Learn How To Change Your Record
Prop. 47 is the largest opportunity in U.S. history for people to change past felony convictions on their records. As many as 1 million Californians may be eligible.
For many people, old criminal records that contain felony convictions for low-level, nonviolent crimes have created barriers to stability. Many find it difficult to secure jobs, housing, student loans and other opportunities for economic security and family stability.
One of the benefits of Proposition 47 is the chance for people with old felony convictions for one of the six nonviolent crimes listed below to change those records and remove the felony. Proposition 47 allows individuals to submit a petition to the local courthouse requesting a change to old criminal records. Once changed, individuals will no longer face the lifetime barriers felony convictions create. Removing a felony rom your record can also reduce immigration consequences.
Under Proposition 47 the following crimes committed in the state of California are now misdemeanors:
- Simple drug possession
- Petty theft under $950
- Shoplifting under $950
- Forging or writing a bad check under $950
- Receipt of stolen property under $950
If you have a felony record in California for one of these offenses – no matter how old the conviction – you may be eligible to have these offenses changed from a felony to a misdemeanor on your record.
Individuals who are incarcerated for these offenses can seek to be resentenced and released (this is known as resentencing), and individuals no longer in the criminal justice system but previously convicted of these felonies in California can seek to have their criminal records changed to misdemeanors (this is known as reclassification). Individuals eligible for either resentencing or reclassification under Proposition 47 must file their applications/petitions within three years – by November 5, 2017.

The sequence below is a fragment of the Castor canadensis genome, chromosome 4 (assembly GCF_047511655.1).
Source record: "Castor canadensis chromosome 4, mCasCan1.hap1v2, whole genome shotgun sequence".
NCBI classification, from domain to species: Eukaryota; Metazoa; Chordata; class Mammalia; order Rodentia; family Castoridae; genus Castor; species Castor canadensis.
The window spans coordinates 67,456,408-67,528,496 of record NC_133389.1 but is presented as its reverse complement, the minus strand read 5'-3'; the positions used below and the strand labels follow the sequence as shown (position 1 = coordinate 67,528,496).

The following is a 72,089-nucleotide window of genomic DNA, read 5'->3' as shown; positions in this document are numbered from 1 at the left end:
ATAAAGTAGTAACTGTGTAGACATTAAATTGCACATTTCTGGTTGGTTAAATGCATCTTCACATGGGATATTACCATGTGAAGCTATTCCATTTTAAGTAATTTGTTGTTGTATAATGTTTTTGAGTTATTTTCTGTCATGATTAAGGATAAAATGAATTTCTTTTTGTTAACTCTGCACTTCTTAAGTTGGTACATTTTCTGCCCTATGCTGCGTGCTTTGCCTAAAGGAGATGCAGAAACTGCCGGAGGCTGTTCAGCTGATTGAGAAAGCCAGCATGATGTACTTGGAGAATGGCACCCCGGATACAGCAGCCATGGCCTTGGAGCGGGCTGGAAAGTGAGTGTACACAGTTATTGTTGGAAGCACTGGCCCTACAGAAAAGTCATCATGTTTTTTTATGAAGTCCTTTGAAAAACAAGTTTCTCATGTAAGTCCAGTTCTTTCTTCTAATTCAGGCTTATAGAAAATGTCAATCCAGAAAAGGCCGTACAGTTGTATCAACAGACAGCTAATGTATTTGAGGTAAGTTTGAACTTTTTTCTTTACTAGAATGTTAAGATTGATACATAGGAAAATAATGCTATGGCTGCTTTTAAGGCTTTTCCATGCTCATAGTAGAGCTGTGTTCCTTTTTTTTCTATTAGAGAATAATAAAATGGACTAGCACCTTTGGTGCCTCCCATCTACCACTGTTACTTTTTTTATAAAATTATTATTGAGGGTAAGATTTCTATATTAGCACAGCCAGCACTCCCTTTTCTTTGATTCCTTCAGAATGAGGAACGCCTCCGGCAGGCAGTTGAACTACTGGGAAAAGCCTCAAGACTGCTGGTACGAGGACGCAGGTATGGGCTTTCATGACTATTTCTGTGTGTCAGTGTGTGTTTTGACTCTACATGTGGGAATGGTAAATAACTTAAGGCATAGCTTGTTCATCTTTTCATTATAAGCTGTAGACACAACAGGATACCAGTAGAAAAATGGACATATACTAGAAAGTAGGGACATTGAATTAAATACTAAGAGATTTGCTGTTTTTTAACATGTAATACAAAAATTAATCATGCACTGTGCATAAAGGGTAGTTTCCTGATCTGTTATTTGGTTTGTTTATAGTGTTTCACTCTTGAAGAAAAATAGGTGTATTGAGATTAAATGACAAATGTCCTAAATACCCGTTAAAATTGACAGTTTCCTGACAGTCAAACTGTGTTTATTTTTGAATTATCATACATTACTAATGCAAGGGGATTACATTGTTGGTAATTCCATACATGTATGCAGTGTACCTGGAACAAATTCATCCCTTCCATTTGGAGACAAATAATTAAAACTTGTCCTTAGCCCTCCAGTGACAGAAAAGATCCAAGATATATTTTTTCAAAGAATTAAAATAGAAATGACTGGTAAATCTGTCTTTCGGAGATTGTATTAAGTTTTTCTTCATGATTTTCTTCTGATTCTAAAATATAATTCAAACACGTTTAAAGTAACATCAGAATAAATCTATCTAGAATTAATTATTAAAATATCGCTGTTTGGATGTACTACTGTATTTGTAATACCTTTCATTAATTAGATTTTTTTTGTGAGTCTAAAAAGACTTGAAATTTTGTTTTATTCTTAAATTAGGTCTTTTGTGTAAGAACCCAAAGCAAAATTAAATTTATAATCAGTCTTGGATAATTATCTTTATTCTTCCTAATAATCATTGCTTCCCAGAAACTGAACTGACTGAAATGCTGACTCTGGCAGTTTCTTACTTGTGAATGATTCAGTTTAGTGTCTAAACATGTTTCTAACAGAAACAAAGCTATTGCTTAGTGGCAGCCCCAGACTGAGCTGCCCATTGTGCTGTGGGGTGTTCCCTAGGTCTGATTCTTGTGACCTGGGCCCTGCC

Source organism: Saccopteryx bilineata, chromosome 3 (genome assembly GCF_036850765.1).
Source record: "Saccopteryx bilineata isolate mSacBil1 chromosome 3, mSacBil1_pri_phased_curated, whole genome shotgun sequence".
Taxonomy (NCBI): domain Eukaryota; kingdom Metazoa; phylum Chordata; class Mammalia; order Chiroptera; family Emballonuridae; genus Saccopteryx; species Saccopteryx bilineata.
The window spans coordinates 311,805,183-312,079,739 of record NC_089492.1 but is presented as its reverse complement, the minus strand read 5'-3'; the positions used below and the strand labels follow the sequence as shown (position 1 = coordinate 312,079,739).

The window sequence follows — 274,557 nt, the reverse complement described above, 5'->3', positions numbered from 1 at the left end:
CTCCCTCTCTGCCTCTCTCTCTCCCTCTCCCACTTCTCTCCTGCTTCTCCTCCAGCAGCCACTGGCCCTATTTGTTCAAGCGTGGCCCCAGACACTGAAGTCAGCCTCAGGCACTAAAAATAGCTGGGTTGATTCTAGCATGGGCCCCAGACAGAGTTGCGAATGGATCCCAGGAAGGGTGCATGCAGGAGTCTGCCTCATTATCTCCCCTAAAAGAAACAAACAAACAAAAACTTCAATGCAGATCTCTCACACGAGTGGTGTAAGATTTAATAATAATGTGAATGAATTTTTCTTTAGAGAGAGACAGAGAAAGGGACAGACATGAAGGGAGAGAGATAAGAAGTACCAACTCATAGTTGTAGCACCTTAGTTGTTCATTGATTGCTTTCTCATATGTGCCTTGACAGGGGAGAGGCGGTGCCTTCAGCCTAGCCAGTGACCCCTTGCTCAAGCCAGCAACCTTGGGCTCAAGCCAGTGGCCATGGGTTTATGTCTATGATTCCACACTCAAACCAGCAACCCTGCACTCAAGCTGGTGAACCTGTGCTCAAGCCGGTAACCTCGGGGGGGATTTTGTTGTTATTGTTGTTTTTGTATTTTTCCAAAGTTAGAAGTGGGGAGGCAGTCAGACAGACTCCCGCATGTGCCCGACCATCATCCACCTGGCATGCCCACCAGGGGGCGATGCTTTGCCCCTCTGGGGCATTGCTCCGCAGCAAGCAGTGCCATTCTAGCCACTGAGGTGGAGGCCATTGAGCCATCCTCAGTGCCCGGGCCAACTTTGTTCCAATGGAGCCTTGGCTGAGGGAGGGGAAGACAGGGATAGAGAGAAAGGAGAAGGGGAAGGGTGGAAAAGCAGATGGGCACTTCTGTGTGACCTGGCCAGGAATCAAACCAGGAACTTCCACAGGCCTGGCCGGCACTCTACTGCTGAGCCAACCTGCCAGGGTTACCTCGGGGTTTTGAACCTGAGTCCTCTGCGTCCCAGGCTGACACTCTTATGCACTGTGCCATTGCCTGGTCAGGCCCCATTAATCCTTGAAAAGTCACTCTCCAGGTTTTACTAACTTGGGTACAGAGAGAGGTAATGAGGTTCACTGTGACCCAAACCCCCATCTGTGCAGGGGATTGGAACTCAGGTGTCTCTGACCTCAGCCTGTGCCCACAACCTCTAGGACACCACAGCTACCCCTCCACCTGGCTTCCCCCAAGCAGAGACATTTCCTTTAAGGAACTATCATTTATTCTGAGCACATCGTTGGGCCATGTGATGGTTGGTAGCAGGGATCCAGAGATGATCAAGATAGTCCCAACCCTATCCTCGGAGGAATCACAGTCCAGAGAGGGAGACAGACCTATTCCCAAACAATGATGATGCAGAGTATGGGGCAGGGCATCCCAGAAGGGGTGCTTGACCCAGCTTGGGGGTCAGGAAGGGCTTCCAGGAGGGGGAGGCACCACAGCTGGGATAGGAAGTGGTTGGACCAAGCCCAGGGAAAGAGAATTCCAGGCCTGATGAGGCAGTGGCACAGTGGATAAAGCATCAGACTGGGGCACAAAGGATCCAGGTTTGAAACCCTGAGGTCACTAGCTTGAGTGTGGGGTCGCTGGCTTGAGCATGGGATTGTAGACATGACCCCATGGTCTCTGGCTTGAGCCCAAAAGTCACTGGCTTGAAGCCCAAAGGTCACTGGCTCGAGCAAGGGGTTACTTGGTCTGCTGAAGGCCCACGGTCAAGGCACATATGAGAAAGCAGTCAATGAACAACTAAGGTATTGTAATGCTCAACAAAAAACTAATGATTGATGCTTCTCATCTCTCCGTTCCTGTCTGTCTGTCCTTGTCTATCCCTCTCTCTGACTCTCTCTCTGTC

Individuals with a previous conviction for crimes such as rape, murder or child molestation and individuals who are on the sex offender registry are not eligible. Click here for a full list of crimes excluded.
The Reclassification process is for individuals who are no longer in the criminal justice system (out of custody and no longer on probation or parole). No matter how old the conviction(s), you can apply to have it changed from a felony to a misdemeanor on your record (if the conviction was in a California court). Normally the process for reclassifying your record will not involve a hearing. Applicants should work with a lawyer or legal clinic to assist with the process. Click here for a listing of clinics and fairs where you may be able to receive assistance in starting the record change process.
Have more questions about the process to change a felony to a misdemeanor? Learn More About Reclassification
Californians for Safety and Justice has developed a toolkit that outlines the steps needed to apply for reclassification. To view the toolkit, click here.
The Resentencing process is for individuals currently serving a sentence for one or more of the eligible offenses in the state of California. This can apply to individuals who are currently: serving a sentence in jail or prison, on parole, probation, post-release community supervision (PRCS), or on mandatory supervision. Proposition 47 is retroactive, meaning people who are currently serving a sentence in jail, prison or on probation or parole for crimes that were changed by Proposition 47 may qualify for resentencing. The process for getting resentenced will vary by county but will usually involve a hearing, and petitioners will generally be represented by an attorney. Click here for more information on the resentencing process.